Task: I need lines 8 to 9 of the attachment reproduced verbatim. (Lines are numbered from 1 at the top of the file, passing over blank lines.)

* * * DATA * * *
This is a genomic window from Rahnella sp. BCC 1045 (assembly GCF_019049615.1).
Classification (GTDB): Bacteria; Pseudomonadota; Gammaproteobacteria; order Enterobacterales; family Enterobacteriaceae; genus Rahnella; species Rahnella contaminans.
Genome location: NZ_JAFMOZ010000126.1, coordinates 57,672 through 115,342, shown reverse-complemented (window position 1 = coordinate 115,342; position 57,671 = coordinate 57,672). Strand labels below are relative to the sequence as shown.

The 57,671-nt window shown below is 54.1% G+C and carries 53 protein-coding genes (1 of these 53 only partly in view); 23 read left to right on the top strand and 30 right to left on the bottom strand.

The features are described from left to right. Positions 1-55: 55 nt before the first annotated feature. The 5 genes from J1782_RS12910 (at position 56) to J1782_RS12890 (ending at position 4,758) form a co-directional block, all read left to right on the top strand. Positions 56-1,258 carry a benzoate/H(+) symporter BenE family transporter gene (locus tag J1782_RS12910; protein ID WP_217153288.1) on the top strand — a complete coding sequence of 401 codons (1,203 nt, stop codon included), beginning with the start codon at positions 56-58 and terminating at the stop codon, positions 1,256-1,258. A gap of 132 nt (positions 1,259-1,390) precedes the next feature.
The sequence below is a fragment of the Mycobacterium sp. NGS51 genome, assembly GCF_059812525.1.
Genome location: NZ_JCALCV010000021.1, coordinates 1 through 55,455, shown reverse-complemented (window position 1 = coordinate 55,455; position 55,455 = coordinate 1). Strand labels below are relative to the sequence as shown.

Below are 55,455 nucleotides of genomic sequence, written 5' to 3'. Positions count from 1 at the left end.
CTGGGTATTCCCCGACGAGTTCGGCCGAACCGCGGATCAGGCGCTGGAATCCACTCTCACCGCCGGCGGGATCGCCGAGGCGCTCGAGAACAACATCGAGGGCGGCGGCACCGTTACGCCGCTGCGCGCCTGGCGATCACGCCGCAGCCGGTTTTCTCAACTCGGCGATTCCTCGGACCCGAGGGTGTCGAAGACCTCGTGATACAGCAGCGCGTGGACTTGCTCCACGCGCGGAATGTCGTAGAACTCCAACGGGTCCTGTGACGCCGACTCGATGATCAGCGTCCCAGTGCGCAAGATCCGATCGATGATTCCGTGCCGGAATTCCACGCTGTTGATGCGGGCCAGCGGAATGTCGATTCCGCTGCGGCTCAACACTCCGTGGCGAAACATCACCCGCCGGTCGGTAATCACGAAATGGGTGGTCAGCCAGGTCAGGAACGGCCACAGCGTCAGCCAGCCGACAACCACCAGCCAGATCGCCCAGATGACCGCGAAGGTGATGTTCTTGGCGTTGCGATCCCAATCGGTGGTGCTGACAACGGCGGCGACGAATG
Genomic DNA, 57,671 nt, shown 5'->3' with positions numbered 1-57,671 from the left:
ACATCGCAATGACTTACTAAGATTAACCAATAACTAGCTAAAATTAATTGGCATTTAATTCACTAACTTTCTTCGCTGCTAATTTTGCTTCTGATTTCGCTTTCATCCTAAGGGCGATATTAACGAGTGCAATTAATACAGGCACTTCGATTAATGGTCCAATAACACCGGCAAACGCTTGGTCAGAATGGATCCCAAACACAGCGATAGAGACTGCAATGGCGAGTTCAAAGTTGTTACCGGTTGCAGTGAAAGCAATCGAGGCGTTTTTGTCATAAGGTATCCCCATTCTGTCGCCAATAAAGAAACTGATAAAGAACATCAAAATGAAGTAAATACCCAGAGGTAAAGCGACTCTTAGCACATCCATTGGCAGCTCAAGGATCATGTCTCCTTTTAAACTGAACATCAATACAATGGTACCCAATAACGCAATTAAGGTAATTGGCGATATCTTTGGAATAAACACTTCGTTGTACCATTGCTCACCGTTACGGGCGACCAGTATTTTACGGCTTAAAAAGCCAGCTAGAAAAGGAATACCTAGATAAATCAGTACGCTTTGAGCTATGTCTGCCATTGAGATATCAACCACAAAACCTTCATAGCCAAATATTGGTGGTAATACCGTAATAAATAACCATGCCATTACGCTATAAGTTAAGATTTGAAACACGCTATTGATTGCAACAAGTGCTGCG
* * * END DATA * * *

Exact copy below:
Below are 55,455 nucleotides of genomic sequence, written 5' to 3'. Positions count from 1 at the left end.
CTGGGTATTCCCCGACGAGTTCGGCCGAACCGCGGATCAGGCGCTGGAATCCACTCTCACCGCCGGCGGGATCGCCGAGGCGCTCGAGAACAACATCGAGGGCGGCGGCACCGTTACGCCGCTGCGCGCCTGGCGATCACGCCGCAGCCGGTTTTCTCAACTCGGCGATTCCTCGGACCCGAGGGTGTCGAAGACCTCGTGATACAGCAGCGCGTGGACTTGCTCCACGCGCGGAATGTCGTAGAACTCCAACGGGTCCTGTGACGCCGACTCGATGATCAGCGTCCCAGTGCGCAAGATCCGATCGATGATTCCGTGCCGGAATTCCACGCTGTTGATGCGGGCCAGCGGAATGTCGATTCCGCTGCGGCTCAACACTCCGTGGCGAAACATCACCCGCCGGTCGGTAATCACGAAATGGGTGGTCAGCCAGGTCAGGAACGGCCACAGCGTCAGCCAGCCGACAACCACCAGCCAGATCGCCCAGATGACCGCGAAGGTGATGTTCTTGGCGTTGCGATCCCAATCGGTGGTGCTGACAACGGCGGCGACGAATG